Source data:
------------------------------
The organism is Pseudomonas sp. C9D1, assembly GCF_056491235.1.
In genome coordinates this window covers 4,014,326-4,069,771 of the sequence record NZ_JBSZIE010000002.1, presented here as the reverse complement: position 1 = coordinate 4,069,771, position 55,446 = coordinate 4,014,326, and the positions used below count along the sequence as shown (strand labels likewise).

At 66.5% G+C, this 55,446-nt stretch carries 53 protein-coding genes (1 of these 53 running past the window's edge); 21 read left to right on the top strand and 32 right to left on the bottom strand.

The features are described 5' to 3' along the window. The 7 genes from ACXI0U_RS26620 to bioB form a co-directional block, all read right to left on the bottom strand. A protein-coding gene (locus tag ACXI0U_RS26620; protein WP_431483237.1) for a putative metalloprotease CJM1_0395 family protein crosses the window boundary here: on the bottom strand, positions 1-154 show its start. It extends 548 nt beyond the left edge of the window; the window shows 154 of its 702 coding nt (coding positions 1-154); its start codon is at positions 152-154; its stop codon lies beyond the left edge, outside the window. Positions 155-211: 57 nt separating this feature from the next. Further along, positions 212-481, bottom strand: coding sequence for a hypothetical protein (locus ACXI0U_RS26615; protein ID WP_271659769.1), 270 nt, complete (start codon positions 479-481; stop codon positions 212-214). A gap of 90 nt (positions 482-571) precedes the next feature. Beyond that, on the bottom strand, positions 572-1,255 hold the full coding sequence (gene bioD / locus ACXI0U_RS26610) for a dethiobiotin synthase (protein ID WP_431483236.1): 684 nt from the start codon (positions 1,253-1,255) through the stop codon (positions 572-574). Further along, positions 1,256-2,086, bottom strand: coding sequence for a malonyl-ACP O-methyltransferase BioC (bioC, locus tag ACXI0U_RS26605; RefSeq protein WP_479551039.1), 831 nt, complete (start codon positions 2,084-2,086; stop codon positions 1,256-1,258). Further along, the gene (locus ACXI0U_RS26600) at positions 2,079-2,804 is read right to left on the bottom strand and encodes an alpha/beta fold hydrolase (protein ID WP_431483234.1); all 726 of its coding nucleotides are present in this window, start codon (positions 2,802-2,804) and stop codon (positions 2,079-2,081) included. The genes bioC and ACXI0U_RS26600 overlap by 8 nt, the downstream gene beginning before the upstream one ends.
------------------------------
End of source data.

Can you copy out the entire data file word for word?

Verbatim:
The organism is Pseudomonas sp. C9D1, assembly GCF_056491235.1.
In genome coordinates this window covers 4,014,326-4,069,771 of the sequence record NZ_JBSZIE010000002.1, presented here as the reverse complement: position 1 = coordinate 4,069,771, position 55,446 = coordinate 4,014,326, and the positions used below count along the sequence as shown (strand labels likewise).

At 66.5% G+C, this 55,446-nt stretch carries 53 protein-coding genes (1 of these 53 running past the window's edge); 21 read left to right on the top strand and 32 right to left on the bottom strand.

The features are described 5' to 3' along the window. The 7 genes from ACXI0U_RS26620 to bioB form a co-directional block, all read right to left on the bottom strand. A protein-coding gene (locus tag ACXI0U_RS26620; protein WP_431483237.1) for a putative metalloprotease CJM1_0395 family protein crosses the window boundary here: on the bottom strand, positions 1-154 show its start. It extends 548 nt beyond the left edge of the window; the window shows 154 of its 702 coding nt (coding positions 1-154); its start codon is at positions 152-154; its stop codon lies beyond the left edge, outside the window. Positions 155-211: 57 nt separating this feature from the next. Further along, positions 212-481, bottom strand: coding sequence for a hypothetical protein (locus ACXI0U_RS26615; protein ID WP_271659769.1), 270 nt, complete (start codon positions 479-481; stop codon positions 212-214). A gap of 90 nt (positions 482-571) precedes the next feature. Beyond that, on the bottom strand, positions 572-1,255 hold the full coding sequence (gene bioD / locus ACXI0U_RS26610) for a dethiobiotin synthase (protein ID WP_431483236.1): 684 nt from the start codon (positions 1,253-1,255) through the stop codon (positions 572-574). Further along, positions 1,256-2,086, bottom strand: coding sequence for a malonyl-ACP O-methyltransferase BioC (bioC, locus tag ACXI0U_RS26605; RefSeq protein WP_479551039.1), 831 nt, complete (start codon positions 2,084-2,086; stop codon positions 1,256-1,258). Further along, the gene (locus ACXI0U_RS26600) at positions 2,079-2,804 is read right to left on the bottom strand and encodes an alpha/beta fold hydrolase (protein ID WP_431483234.1); all 726 of its coding nucleotides are present in this window, start codon (positions 2,802-2,804) and stop codon (positions 2,079-2,081) included. The genes bioC and ACXI0U_RS26600 overlap by 8 nt, the downstream gene beginning before the upstream one ends.